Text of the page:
They say that the grass is always greener on the other side, and this philosophy may be what prompts so many talented players to give up their Bundesliga home for the glitz, glamour and wage packets of the English Premier League. That, and perhaps seeing Leroy Sane tear it up for the insatiable Manchester City attack.
Management at FC Schalke 04 and their many supporters know this lingering feeling more than any other team – this feeling that they may lose out on another player who thinks that it is best for his career to move on. Leon Goretzka is the latest to enter into that arena of thought, as he has said that his future will be determined by the end of January.
Hidden in the shadow of the Goretzka transfer saga is a similar saga for Max Meyer. Once touted as the next great German creative midfielder, Meyer fell on some hard times between injuries and not being able to work his way onto the pitch. It was enough to make him question his Schalke existence and that all came to a head when Tottenham were reportedly on the brink of landing the German in the summer transfer window.
But unlike Benedikt Höwedes, Domenico Tedesco must have struck a chord with Meyer, because it was decided that he would stay at Schalke and reinvent himself to the new manager’s vision.
The result has been nothing short of superb. On the surface, if you were to look at his 700+ minutes played and see zero goals and zero assists, you’d think that he’d kicked the bucket; that his Schalke days are over. But it’s been nothing of the sort. Meyer has been reinvented in the Tedesco system as a deep-lying play-maker with a surprising affinity for winning the ball back.
In fact, his affinity hasn’t just been a fun and games, “oh look how good he’s doing,” kind of thing. No midfielder in the Bundesliga is averaging more interceptions per appearance than Max Meyer. His average of 2.8 is only equaled by Wolfsburg’s Josuha Guilavogui. Denis Zakaria emerges with 2.6 further down the list and Naby Keita follows with 2.5, but it is a retooled Max Meyer who takes the German cake. Add to that his 1.7 completed tackles per appearance and the seemingly out-the-door Schalke midfielder is averaging 4.5 ball-winning plays per appearance.
That, too, ranks him up there with the best of all central midfielders in Germany.
Think of him like how Arsenal reinvented Santi Cazorla. No one expected the miniature Spaniard to make a go out of sitting deep in the midfield of a top Premier League side, but lo and behold, he did it, and he did it remarkably well. His goals and assists dropped off, but his contribution levels arguably rose higher than they had ever been. He became the midfield pivot, a role that no one realized how badly it was missing until they saw how well he did it.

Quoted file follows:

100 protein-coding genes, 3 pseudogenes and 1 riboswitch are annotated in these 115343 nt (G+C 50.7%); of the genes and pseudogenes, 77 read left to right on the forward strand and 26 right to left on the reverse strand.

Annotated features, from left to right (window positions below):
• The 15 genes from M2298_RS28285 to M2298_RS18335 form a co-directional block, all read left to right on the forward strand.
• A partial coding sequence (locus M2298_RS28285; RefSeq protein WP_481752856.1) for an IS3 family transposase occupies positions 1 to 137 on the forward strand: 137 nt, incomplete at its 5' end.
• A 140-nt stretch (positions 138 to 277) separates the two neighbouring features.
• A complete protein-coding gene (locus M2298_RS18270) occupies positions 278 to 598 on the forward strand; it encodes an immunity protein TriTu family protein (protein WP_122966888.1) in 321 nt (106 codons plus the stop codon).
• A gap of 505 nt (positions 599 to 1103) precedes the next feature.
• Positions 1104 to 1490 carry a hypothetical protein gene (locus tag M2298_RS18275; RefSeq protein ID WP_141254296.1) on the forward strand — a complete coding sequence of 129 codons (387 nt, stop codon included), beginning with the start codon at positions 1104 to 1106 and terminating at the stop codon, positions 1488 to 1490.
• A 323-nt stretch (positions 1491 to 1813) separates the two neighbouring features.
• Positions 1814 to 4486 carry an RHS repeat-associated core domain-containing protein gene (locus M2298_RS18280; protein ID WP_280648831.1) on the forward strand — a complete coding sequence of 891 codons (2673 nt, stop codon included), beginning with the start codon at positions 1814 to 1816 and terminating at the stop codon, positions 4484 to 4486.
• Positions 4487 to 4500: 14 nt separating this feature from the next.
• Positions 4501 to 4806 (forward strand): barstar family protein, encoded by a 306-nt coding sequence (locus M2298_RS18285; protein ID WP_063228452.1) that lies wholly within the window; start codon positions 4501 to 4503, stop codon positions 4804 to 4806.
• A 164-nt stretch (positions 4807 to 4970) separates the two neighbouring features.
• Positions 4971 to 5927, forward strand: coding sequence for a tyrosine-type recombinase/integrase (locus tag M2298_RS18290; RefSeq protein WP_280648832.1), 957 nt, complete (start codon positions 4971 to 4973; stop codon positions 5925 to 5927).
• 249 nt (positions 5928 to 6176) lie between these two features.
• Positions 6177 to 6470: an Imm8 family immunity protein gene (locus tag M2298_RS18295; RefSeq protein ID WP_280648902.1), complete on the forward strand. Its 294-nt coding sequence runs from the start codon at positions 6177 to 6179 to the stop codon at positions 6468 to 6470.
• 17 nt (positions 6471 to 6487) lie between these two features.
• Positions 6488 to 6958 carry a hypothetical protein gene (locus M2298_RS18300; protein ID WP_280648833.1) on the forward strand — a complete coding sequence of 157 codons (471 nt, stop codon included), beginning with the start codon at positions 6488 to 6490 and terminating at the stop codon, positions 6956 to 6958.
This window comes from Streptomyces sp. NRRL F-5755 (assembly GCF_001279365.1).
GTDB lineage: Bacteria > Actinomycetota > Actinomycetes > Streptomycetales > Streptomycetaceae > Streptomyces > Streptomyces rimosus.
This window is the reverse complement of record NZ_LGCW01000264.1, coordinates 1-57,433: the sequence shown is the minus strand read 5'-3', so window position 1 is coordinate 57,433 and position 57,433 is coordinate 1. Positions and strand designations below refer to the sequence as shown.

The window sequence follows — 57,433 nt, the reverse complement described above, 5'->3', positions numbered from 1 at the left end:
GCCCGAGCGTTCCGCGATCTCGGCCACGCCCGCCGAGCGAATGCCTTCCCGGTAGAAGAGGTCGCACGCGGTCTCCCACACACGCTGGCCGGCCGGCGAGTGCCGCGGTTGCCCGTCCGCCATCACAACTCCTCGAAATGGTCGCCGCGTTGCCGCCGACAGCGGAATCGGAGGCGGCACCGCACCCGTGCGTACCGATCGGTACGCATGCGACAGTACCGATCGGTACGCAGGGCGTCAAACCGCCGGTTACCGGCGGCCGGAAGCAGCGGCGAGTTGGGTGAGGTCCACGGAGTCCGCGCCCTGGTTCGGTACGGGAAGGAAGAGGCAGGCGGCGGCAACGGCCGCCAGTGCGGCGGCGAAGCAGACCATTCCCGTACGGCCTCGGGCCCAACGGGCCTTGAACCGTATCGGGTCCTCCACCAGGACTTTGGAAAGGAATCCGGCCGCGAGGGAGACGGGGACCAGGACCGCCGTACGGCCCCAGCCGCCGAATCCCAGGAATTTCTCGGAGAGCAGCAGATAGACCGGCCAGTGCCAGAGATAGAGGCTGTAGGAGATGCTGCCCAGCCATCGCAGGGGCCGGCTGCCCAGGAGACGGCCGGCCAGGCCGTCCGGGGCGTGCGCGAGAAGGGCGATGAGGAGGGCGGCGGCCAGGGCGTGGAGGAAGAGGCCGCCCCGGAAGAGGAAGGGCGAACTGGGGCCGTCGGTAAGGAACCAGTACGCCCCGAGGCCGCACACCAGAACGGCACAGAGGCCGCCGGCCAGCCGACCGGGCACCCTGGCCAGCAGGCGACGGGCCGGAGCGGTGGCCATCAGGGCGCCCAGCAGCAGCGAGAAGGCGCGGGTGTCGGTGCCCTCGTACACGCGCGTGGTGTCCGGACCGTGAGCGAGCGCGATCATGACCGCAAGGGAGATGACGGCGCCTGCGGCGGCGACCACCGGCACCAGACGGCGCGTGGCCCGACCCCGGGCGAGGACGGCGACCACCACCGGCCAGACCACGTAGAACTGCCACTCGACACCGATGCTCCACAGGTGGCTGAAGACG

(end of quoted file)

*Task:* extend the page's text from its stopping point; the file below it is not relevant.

Like Cazorla, Meyer never gave any indication that he would be good at this role. He had never registered one completed tackle or one completed interception per appearance in his entire career. The best defensive season he had was in 2014/15 when he was averaging 0.8 tackles and 0.6 interceptions per appearance.
This year, he has maximized talents that many didn’t even know he had. But Tedesco did. Or, at the very least, he was willing to discover if he had them. Amazing what happens when those sorts of experiments pan out after a coach dares taking risks.
Now, however, the question revolves around his continued stay at Schalke. With Tottenham likely to be snapping again and plenty others joining them, given that he is facing a free transfer, Meyer will have plenty of options, many of which will promise him a great, grand paradise that will be hard to pass up.
For Meyer, though, that paradise is at Schalke. Here he is a centerpiece of a side returning to glory, a side that had enough faith in him, through Tedesco, to give him another shot at transforming his play and making himself even better than he was before, when he was thought of as just an attacker and nothing more.
There aren’t any other clubs out there that would be willing to give Meyer the keys to a European-competition club like Schalke have done. Besides, when Tottenham were after him, they were after him before his grand transition. They wanted him for that attacking potential, but now that he has shown more, how would it effect this budding, all-purpose talent that Meyer has become?
Leaving after a year of thriving in a new role upsets that progress. At just 22 years of age, it’s understandable that Meyer is still finding his footing, but with Tedesco, he at least knows that he will have the same ground to work with. Trading that is a dicey endeavor that doesn’t seem ripe with the same rewards that it once had.
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